The first team to score 100 wins. It’s The Law!
Ralph Lawler is the beloved play-by-play broadcaster of the Los Angeles Clippers. Mr. Lawler, who recently celebrated his 76th birthday, has broadcast over 2700 Clipper broadcasts. He is finishing up his 35th year as a Clippers broadcaster. His banter with broadcast partner, Michael Smith, and former partner, NBA legend Bill Walton has entertained generations of Clipper fans. As a Clipper fan, if Ralph isn’t calling the game, it doesn’t feel like a Clippers game. According to Clippers.com, “his enthusiastic calls of “Bingo!,” “Fasten your Seat-belts” and “Oh Me Oh My” [continue] to be familiar favorites for Clipper fans.”
If there’s any doubt after reading this essay, please know he’s beloved by me also. However, lately, I’m beginning to think he may be responsible for some very troubling losses by Doc Rivers’ Clippers.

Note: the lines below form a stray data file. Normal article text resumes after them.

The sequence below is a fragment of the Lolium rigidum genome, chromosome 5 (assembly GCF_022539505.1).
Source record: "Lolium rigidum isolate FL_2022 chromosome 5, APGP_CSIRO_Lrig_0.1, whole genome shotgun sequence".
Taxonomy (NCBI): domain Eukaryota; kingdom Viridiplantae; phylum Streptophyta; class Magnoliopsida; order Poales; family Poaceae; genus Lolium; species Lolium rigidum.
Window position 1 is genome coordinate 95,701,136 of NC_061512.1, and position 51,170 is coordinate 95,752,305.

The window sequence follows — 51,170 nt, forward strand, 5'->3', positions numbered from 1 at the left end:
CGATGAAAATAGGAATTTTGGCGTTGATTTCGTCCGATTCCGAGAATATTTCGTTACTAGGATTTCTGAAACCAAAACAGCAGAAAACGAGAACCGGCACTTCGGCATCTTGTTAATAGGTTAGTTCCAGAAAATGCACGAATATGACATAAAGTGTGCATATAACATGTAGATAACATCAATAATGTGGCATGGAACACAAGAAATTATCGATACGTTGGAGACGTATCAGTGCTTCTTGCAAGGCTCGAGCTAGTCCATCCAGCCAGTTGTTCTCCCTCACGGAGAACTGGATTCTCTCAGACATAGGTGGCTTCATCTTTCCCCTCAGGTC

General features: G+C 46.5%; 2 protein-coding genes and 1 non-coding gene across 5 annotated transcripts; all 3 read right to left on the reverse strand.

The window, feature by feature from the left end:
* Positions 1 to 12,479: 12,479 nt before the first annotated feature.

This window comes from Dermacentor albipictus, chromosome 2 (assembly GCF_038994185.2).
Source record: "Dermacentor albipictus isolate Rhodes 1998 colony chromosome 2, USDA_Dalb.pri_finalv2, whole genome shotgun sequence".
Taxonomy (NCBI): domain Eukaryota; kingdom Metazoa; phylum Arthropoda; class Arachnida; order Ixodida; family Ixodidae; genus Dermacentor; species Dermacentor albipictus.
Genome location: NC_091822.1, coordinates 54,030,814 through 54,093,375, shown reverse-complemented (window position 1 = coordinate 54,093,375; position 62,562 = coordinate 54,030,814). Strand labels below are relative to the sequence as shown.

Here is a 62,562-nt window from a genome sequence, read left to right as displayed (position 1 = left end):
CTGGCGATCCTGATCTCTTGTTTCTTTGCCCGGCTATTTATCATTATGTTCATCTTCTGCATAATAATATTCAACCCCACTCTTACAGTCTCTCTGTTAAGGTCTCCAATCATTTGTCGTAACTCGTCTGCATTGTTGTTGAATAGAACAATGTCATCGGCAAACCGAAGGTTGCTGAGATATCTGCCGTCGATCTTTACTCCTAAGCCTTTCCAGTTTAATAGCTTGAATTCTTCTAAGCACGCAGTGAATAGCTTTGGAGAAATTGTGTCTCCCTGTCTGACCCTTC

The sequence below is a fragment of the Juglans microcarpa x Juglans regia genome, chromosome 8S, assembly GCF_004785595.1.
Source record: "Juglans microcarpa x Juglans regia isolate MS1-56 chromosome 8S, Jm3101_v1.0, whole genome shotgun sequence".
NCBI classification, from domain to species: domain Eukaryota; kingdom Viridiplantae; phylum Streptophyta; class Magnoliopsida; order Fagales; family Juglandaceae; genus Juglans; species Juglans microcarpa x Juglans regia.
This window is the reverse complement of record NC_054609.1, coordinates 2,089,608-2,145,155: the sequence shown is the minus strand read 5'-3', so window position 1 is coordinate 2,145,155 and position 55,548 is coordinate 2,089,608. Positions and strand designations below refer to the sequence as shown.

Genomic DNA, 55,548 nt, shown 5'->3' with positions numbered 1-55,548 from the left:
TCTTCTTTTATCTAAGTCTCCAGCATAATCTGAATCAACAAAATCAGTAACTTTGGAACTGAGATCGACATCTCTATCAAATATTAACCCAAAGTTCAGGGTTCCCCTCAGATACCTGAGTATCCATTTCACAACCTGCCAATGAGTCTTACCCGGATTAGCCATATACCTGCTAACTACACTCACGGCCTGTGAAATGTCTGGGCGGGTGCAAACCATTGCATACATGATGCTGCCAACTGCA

Among Clipper fans and many broadcasters, Lawler’s Law is well known. It’s also highly accurate. According to an article on vorped.com its accuracy rate is 93.5%; the article also states that others have estimated its accuracy around 91.5%.
took the results of the 94 regular-season and playoff games of 2013-14 as reported by Basketball-Reference.com, cross-referenced those results with the play-by-play as stored by NBA.com and learned that Lawler’s Law was 90.5% for this season (so far). Here’s the breakdown.
Of 94 games played to date, there were 10 games where neither team scored 100; so Lawler’s Law didn’t apply. There were 27 games where the opponent didn’t score 100, which the Clippers won. There were 11 games where the Clippers didn’t score 100, which they obviously lost. Of the remaining 46 games, Lawler’s Law was sustained 38 of 46 times. Therefore, in games where Lawler’s Law was applicable, it was sustained 76 of 84 times or 90.5%.
However, in tracking Lawler’s Law throughout the season, I’ve noticed a troubling trend surrounding Lawler’s Law. Doc Rivers’ Clippers have some trouble once they reach 100 points. Need proof?